Theresa May’s Government has suffered a tenth defeat on flagship Brexit legislation in the House of Lords.
Peers have backed a move to prevent a hard border between Northern Ireland and the Republic of Ireland.
They voted by 309 to 242, with a majority of 67, in support of an amendment to the EU Withdrawal Bill championed by former Conservative Party chairman Lord Patten.
The amendment requires the UK Government to act in a way compatible with the Good Friday Agreement and to bring in Brexit in a way that does not lead to a hard border between Northern Ireland and the Republic of Ireland.
It is the tenth defeat for the Government on the EU Withdrawal Bill in the upper house.
Responding to the Government defeat, Labour’s shadow Brexit minister Jenny Chapman said: “This vote sends a clear signal to the Government that they must urgently find a solution to the Northern Ireland border.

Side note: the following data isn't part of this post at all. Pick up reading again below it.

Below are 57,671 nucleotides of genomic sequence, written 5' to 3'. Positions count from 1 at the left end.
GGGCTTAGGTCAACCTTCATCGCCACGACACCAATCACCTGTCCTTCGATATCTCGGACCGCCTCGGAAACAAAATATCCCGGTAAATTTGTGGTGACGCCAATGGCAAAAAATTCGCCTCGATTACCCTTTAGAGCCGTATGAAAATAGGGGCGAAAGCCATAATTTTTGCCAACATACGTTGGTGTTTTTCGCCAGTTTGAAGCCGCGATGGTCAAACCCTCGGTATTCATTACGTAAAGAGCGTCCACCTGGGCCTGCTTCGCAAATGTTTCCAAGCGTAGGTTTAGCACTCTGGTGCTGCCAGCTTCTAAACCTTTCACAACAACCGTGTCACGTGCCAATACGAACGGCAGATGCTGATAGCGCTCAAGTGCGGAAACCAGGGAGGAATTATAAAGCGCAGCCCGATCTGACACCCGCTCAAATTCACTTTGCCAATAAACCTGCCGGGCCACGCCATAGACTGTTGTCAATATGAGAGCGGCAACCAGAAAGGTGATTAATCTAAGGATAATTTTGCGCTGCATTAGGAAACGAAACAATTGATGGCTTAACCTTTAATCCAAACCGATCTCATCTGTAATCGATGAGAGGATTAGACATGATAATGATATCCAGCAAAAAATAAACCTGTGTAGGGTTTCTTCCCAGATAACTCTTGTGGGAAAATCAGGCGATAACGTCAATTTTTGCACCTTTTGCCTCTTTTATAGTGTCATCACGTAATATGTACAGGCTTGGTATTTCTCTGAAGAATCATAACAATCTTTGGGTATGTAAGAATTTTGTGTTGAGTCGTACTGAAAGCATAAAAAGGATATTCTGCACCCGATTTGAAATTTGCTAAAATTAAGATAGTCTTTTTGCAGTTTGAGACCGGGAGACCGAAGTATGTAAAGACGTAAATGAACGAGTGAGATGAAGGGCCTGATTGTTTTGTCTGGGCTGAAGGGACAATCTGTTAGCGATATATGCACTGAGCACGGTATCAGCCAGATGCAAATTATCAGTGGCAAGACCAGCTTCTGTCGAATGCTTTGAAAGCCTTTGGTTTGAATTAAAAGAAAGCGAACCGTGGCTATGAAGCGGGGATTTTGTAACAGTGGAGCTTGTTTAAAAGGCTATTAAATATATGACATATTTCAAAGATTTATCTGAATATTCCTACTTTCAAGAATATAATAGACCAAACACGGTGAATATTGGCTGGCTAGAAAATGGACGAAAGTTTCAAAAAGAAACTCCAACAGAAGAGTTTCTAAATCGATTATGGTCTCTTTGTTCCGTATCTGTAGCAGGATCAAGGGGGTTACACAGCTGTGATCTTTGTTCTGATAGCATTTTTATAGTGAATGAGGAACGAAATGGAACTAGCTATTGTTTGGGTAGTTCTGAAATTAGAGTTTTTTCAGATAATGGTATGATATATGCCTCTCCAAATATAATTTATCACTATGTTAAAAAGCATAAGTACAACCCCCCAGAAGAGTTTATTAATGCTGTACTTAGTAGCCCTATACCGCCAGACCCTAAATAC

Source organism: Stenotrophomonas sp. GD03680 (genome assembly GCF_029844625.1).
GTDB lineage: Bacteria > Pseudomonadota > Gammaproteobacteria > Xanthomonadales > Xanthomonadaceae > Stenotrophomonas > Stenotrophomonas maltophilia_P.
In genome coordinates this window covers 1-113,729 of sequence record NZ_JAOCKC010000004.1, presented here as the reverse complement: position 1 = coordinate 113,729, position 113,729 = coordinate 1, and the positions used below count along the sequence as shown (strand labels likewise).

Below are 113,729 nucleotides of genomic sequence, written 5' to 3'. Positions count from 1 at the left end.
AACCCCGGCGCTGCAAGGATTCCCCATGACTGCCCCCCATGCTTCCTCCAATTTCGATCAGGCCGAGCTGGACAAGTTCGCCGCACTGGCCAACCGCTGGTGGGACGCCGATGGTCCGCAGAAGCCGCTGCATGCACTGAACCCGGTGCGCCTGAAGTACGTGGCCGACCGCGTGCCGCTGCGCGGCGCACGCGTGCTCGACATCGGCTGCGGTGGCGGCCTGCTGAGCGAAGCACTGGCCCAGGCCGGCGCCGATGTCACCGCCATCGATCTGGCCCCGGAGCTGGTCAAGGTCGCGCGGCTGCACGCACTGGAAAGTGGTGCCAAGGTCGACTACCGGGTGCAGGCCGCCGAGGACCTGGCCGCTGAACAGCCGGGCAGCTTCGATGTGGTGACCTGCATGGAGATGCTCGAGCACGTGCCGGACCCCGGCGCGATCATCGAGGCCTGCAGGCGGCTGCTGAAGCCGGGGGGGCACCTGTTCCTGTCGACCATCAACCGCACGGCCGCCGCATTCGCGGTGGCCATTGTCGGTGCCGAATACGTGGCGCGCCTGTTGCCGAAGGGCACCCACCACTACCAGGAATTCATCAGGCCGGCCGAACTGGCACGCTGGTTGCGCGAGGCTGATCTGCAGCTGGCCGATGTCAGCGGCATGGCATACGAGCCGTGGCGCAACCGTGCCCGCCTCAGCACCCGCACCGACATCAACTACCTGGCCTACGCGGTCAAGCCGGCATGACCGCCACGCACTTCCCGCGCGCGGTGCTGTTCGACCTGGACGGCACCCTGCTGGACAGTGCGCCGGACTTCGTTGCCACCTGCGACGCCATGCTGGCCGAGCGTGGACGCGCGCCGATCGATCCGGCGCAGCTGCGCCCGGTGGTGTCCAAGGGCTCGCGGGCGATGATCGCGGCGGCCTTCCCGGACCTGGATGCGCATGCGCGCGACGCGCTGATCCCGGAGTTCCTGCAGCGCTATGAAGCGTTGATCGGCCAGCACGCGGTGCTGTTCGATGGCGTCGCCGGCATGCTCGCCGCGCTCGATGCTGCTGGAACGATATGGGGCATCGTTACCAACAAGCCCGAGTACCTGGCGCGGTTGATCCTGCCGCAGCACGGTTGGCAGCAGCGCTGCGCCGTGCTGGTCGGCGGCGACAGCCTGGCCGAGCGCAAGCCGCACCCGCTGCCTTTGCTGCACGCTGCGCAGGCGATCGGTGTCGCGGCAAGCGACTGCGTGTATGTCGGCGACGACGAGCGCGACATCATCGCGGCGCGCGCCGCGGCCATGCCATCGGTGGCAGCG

“Ill-conceived compromises and unrealistic technological solutions are simply not good enough. The Government’s failure to act is holding back the Brexit negotiations and creating deep uncertainty for communities in Northern Ireland.
“Ministers should back this amendment and accept Labour’s call for a new comprehensive customs union with the EU.”